• Immunosuppressant drugs tone down the body’s immune response, lessening the severity of autoimmune disorders such as lupus, but leaving the patient more vulnerable to infection.
  • Monoclonal antibodies are a new lupus drug that attacks a protein associated with the disease. This is a class of drug called biologic medications that are being investigated for autoimmune diseases.

In addition to medications, pain management methods such as meditation and breathing techniques can offer some patients relief. A medical professional can help you find a solution that works for you.

What is Lupus?

At least 1.5 million Americans have the chronic inflammatory disease lupus. Most of these people are women of childbearing age, though symptoms can appear earlier than that. However, by the nature of lupus, the actual number of cases may be unknowable.

Although some drugs for hypertension or arrhythmia can cause lupus, usually it is an autoimmune disease affecting the kidneys and other internal organs. It can be difficult to detect, because the symptoms often mimic those of other illnesses. As with other autoimmune diseases, it seems to have a genetic component, with a family history of lupus being considered a risk factor.

Other risk factors are being a woman– more than 90 percent of lupus patients are– and not being white, Lupus among African Americans, Asian Americans, Pacific Islanders and Native Americans is more common, often more severe, and typically strikes younger than with white patients. Most women with lupus experience symptoms between the ages of 15 and 44.

The disease lasts a lifetime, but has periods of flare-up alternating with periods of remission. Symptoms of a flare-up include fatigue, fever, light sensitivity and a skin rash, often butterfly-shaped on the face. Long-term there can be mouth sores and hair loss. In some patients, fingernails crack or fall off, and the nail bed can change color or turn puffy. The first sign, however, is often joint pain.

However, lupus symptoms can be very different in different patients, and the disease often resembles other illnesses. Even testing isn’t always a sure thing, and there is in fact no lupus test. Instead, doctors do a variety of tests to gather information about the patient, and will consider the patient’s medical and family history, to determine if lupus may be a specific patient’s illness. These tests include a complete blood count, of all the components of blood; a sedimentation test, timing how long it takes red blood cells to settle in a test tube, which helps measure general health; and a urine test, to measure kidney function.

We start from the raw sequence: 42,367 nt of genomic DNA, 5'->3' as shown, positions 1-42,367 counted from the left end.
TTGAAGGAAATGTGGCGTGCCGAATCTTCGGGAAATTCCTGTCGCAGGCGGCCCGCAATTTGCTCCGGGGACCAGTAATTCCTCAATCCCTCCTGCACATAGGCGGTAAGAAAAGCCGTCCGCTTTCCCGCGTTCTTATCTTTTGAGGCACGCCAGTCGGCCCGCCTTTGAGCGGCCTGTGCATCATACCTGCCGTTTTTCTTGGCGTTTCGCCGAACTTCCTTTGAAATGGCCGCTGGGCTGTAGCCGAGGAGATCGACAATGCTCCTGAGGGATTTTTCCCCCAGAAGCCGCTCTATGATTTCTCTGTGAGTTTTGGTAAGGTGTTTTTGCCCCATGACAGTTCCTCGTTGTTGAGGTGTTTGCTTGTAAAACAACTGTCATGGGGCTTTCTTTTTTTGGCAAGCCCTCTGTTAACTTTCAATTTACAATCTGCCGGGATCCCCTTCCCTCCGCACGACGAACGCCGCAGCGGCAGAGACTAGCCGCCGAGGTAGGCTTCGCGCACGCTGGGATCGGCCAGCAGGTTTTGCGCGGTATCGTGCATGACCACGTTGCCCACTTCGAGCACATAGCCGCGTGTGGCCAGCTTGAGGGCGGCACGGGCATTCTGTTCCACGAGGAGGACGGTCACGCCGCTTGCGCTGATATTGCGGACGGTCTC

Because lupus is so hard to identify and distinguish from other ailments, doctors don’t recommend getting any sort of testing unless symptoms are present. If you do have symptoms, however, including a butterfly rash or joint pain, talk to your health care provider.

Can Liposuction Prevent Skin Cancer?

More than two million Americans are diagnosed with skin cancer each year, making it the most common form of cancer in the United States. There’s a lot of focus on prevention– sunscreen, staying out of direct sunlight. Now researchers are on the trail of another possible preventative measure.

A recent study on mice at Rutgers University in New Jersey has yielded results that might apply to humans. Surgery to remove body fat made the mice significantly less susceptible to skin cancer caused by UV radiation. That means that mice who had the surgery were able to more safely be in sunlight. The study found the mice had 75 percent less tumor activity than mice who had not had fat surgically removed.

The study grew out of research into the effects of caffeine and exercise on cancer risk. Caffeine and exercise both reduce tissue fat, though the cells themselves remain. Coffee consumption has been shown to reduce cancer risk in people, but the exact mechanism is still being investigated. This result suggests the fat-reducing properties of caffeine may be part of the explanation, though not all of it.

The result only held with mice on a high-fat diet, suggesting that even if it does work in humans, a balanced diet actually would not confer the same benefits. Mice on a low-fat diet who underwent the surgery showed no difference in risk. Researchers believe this is likely to be due to abdominal fat producing a chemical that raises the risk of cancer; after it is removed, the fat tissue replacing it doesn’t create this compound. It is known that certain types of fat, when included in the diet, have cancer-preventing properties.

Although tumor formation in mice is analogous in some ways to the process in humans, the lead researcher warns that no firm conclusions about the effects of fat removal in humans. Moreover, this does not speak to the effects of other weight loss or fat reduction techniques.

“It would be interesting to see if surgical removal of fat tissue in animals would prevent obesity-associated lethal cancers like those of the pancreas, colon and prostate,” said the scientist, Dr. Allan Conney. “Whether removal of tissue fat in humans which has certain risks would decrease the risk of life-threatening cancers in humans is not known.”

How To Wear Sunscreen